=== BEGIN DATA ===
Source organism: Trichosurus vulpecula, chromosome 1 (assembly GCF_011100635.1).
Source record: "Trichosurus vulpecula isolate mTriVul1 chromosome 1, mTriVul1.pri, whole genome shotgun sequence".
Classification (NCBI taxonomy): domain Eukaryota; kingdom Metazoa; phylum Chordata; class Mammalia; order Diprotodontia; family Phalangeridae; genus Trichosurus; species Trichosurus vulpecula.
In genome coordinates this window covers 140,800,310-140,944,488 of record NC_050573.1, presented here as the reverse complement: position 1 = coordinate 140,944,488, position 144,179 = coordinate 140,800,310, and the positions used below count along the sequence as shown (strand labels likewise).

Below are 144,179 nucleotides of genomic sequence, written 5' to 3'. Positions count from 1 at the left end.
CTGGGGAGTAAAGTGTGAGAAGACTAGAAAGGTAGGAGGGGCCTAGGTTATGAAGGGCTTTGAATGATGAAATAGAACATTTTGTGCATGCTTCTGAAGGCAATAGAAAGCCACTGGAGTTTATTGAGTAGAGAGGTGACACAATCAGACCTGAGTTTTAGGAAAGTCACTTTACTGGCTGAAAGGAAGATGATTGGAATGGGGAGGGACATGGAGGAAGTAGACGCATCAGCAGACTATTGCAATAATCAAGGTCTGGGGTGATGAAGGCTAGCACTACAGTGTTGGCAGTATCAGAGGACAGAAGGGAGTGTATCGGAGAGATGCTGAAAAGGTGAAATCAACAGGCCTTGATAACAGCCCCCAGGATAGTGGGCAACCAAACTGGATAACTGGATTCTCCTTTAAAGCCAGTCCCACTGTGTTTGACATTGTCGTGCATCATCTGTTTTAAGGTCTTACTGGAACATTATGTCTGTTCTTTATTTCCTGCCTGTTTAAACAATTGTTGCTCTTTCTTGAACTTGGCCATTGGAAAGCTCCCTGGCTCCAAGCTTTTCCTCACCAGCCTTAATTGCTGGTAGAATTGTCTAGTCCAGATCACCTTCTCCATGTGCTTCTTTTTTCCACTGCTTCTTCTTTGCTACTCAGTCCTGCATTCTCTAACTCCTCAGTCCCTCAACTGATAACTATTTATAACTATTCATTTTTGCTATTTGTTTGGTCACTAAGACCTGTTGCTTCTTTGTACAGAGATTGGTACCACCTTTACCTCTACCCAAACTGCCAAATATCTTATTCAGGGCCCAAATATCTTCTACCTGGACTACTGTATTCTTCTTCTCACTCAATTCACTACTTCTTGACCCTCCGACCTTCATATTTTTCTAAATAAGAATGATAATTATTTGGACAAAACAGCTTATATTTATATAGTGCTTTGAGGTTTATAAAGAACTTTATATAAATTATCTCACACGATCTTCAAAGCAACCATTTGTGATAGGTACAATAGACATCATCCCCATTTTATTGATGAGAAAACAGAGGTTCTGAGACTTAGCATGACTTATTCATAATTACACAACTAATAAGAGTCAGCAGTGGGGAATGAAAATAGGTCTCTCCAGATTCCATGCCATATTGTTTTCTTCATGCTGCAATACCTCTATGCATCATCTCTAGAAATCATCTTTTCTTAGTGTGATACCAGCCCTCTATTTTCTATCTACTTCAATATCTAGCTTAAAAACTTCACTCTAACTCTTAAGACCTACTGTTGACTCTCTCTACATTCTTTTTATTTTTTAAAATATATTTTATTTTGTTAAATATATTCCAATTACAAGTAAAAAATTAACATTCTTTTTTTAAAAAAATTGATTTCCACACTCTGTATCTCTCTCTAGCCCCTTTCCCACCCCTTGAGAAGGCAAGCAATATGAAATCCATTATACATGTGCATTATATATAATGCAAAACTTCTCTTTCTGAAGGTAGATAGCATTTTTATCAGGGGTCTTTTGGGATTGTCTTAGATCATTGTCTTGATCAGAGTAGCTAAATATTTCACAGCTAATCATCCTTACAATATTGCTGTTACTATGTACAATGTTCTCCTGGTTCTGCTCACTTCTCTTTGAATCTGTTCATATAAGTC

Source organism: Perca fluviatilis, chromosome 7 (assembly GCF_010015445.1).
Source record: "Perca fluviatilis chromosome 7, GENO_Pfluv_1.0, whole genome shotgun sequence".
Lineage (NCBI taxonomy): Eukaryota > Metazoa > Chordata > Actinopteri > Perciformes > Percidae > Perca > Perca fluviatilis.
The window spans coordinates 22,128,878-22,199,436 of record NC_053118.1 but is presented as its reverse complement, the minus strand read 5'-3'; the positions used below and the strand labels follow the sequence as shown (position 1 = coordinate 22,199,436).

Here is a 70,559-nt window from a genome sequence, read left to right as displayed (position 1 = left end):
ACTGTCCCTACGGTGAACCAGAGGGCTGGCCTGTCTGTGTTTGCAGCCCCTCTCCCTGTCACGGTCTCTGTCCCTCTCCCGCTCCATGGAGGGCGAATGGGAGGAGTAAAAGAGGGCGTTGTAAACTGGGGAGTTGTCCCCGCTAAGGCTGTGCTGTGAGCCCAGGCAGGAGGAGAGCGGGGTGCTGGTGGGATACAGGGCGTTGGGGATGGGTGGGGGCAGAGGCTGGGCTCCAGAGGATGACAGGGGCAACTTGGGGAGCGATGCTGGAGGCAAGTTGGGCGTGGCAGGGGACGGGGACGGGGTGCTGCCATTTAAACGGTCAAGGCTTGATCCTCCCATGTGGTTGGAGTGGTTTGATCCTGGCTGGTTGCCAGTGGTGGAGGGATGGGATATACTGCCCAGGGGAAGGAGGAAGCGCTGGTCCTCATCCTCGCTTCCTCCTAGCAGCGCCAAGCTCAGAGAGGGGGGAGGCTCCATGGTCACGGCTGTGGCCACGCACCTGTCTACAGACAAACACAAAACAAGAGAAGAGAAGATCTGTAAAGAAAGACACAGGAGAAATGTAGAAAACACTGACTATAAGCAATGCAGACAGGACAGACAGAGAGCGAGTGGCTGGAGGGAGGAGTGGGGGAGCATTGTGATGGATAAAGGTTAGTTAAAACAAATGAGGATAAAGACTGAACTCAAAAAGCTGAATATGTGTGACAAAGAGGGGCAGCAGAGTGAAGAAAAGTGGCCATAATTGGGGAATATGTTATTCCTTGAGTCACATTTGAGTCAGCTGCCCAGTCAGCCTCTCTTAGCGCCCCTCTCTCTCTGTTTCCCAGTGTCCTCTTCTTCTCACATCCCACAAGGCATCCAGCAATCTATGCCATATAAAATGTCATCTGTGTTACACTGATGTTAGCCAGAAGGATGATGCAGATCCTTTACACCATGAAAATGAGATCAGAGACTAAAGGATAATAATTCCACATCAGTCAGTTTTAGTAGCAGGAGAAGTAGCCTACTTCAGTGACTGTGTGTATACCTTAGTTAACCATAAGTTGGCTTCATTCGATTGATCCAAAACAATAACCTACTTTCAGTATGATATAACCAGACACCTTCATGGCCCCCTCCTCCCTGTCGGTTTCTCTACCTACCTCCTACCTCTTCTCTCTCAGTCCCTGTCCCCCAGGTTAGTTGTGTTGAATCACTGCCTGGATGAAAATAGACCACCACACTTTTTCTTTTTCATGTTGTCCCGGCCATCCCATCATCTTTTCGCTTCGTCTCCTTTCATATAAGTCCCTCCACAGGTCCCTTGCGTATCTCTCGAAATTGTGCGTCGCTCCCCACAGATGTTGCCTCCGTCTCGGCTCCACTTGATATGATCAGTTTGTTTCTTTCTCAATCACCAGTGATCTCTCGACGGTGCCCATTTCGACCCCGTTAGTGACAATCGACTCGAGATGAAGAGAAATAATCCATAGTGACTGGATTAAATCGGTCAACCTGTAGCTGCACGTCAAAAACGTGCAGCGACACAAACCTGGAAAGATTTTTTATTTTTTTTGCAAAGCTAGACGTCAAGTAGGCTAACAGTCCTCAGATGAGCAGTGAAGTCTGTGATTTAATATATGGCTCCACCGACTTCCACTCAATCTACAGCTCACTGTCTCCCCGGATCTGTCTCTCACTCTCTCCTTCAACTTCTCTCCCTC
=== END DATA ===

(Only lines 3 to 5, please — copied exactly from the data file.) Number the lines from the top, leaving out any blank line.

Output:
Classification (NCBI taxonomy): domain Eukaryota; kingdom Metazoa; phylum Chordata; class Mammalia; order Diprotodontia; family Phalangeridae; genus Trichosurus; species Trichosurus vulpecula.
In genome coordinates this window covers 140,800,310-140,944,488 of record NC_050573.1, presented here as the reverse complement: position 1 = coordinate 140,944,488, position 144,179 = coordinate 140,800,310, and the positions used below count along the sequence as shown (strand labels likewise).

Below are 144,179 nucleotides of genomic sequence, written 5' to 3'. Positions count from 1 at the left end.